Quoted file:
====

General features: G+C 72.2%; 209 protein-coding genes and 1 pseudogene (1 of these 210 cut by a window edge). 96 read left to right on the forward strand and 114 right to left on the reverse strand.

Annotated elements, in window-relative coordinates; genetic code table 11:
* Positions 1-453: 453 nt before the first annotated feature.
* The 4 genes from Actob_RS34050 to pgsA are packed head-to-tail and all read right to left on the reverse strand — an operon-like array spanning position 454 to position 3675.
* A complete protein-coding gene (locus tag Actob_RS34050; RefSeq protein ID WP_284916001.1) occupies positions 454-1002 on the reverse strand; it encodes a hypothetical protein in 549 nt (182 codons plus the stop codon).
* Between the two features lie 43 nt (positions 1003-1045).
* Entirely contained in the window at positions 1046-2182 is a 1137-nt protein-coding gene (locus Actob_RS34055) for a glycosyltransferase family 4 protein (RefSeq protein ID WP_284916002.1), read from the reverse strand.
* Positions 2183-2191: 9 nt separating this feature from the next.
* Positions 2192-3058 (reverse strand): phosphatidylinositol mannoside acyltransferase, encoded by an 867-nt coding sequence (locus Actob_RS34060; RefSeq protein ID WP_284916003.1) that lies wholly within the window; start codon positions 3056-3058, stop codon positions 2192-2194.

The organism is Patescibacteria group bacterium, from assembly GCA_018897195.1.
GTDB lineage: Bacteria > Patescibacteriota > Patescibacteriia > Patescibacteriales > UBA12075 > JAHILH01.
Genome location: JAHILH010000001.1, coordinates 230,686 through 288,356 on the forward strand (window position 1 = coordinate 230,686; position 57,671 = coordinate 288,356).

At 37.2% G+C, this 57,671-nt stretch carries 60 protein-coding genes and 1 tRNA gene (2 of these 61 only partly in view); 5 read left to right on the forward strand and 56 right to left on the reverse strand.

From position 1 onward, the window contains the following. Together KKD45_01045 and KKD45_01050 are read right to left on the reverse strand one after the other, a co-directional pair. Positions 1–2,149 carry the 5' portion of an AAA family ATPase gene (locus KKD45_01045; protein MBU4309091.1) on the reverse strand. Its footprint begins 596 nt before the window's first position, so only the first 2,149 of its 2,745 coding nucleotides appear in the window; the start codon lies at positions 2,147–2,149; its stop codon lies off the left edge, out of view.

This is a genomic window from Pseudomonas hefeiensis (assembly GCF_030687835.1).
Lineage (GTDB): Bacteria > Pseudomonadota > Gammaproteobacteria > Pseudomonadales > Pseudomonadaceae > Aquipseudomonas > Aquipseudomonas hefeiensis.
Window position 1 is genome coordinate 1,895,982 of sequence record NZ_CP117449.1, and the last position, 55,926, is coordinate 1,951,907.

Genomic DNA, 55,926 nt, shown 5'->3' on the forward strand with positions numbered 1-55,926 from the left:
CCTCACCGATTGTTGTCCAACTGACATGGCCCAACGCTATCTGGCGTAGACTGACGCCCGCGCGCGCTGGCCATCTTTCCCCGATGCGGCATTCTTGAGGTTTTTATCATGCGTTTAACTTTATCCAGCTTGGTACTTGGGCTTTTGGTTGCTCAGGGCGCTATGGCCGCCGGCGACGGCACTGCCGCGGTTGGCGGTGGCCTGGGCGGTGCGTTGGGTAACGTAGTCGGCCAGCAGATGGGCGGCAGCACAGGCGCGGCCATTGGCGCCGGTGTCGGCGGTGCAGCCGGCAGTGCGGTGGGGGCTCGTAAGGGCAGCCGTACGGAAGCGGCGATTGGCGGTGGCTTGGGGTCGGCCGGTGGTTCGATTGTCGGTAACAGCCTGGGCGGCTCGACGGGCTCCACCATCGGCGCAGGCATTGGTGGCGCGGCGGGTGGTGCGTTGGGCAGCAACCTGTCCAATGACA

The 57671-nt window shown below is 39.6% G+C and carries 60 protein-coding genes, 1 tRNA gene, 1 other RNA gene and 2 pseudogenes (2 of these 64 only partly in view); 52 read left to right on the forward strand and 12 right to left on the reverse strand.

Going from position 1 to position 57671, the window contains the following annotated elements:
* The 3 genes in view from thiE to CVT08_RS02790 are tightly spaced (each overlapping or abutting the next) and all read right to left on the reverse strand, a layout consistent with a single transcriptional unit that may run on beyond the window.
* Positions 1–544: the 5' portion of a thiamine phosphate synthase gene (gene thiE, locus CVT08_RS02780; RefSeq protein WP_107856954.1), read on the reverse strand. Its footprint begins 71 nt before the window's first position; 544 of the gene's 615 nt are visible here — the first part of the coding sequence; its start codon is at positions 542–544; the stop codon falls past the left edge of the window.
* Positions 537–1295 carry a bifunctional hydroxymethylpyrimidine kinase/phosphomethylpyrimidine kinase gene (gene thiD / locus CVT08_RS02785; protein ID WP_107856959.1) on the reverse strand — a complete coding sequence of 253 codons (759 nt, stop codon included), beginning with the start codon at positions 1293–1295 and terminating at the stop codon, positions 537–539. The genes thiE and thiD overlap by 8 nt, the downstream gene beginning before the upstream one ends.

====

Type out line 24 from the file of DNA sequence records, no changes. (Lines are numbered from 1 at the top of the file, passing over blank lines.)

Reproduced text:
* Positions 537–1295 carry a bifunctional hydroxymethylpyrimidine kinase/phosphomethylpyrimidine kinase gene (gene thiD / locus CVT08_RS02785; protein ID WP_107856959.1) on the reverse strand — a complete coding sequence of 253 codons (759 nt, stop codon included), beginning with the start codon at positions 1293–1295 and terminating at the stop codon, positions 537–539. The genes thiE and thiD overlap by 8 nt, the downstream gene beginning before the upstream one ends.